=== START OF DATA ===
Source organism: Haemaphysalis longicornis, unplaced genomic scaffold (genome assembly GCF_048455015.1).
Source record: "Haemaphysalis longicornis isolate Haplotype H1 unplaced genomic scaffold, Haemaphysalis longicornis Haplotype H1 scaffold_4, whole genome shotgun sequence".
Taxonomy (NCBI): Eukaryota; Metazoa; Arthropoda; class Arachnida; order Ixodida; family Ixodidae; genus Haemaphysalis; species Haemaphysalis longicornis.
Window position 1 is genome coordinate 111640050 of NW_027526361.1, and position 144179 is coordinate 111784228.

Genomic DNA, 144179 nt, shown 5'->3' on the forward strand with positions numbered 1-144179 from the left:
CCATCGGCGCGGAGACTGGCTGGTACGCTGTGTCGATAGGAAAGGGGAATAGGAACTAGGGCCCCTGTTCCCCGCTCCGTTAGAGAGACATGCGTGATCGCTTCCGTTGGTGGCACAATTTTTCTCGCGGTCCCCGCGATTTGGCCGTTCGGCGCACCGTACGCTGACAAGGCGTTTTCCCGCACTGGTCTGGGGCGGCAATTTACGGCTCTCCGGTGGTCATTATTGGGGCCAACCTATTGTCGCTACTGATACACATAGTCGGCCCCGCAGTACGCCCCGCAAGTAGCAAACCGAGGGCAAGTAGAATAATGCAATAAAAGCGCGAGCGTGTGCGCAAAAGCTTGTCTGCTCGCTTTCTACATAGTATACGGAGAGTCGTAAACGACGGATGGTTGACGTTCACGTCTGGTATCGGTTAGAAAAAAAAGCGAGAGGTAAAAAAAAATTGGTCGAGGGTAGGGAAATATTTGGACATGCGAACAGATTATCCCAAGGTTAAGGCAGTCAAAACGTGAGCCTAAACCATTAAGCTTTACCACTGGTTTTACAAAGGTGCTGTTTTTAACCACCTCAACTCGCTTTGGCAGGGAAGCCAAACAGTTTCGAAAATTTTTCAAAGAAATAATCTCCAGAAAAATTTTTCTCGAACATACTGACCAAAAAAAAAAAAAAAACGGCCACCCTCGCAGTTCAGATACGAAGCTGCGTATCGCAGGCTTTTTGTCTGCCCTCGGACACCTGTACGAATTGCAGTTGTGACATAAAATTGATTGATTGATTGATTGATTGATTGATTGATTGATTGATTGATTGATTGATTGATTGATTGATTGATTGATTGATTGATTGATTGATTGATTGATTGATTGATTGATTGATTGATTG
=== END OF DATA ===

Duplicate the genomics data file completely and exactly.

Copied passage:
Source organism: Haemaphysalis longicornis, unplaced genomic scaffold (genome assembly GCF_048455015.1).
Source record: "Haemaphysalis longicornis isolate Haplotype H1 unplaced genomic scaffold, Haemaphysalis longicornis Haplotype H1 scaffold_4, whole genome shotgun sequence".
Taxonomy (NCBI): Eukaryota; Metazoa; Arthropoda; class Arachnida; order Ixodida; family Ixodidae; genus Haemaphysalis; species Haemaphysalis longicornis.
Window position 1 is genome coordinate 111640050 of NW_027526361.1, and position 144179 is coordinate 111784228.

Genomic DNA, 144179 nt, shown 5'->3' on the forward strand with positions numbered 1-144179 from the left:
CCATCGGCGCGGAGACTGGCTGGTACGCTGTGTCGATAGGAAAGGGGAATAGGAACTAGGGCCCCTGTTCCCCGCTCCGTTAGAGAGACATGCGTGATCGCTTCCGTTGGTGGCACAATTTTTCTCGCGGTCCCCGCGATTTGGCCGTTCGGCGCACCGTACGCTGACAAGGCGTTTTCCCGCACTGGTCTGGGGCGGCAATTTACGGCTCTCCGGTGGTCATTATTGGGGCCAACCTATTGTCGCTACTGATACACATAGTCGGCCCCGCAGTACGCCCCGCAAGTAGCAAACCGAGGGCAAGTAGAATAATGCAATAAAAGCGCGAGCGTGTGCGCAAAAGCTTGTCTGCTCGCTTTCTACATAGTATACGGAGAGTCGTAAACGACGGATGGTTGACGTTCACGTCTGGTATCGGTTAGAAAAAAAAGCGAGAGGTAAAAAAAAATTGGTCGAGGGTAGGGAAATATTTGGACATGCGAACAGATTATCCCAAGGTTAAGGCAGTCAAAACGTGAGCCTAAACCATTAAGCTTTACCACTGGTTTTACAAAGGTGCTGTTTTTAACCACCTCAACTCGCTTTGGCAGGGAAGCCAAACAGTTTCGAAAATTTTTCAAAGAAATAATCTCCAGAAAAATTTTTCTCGAACATACTGACCAAAAAAAAAAAAAAAACGGCCACCCTCGCAGTTCAGATACGAAGCTGCGTATCGCAGGCTTTTTGTCTGCCCTCGGACACCTGTACGAATTGCAGTTGTGACATAAAATTGATTGATTGATTGATTGATTGATTGATTGATTGATTGATTGATTGATTGATTGATTGATTGATTGATTGATTGATTGATTGATTGATTGATTGATTGATTGATTGATTGATTGATTG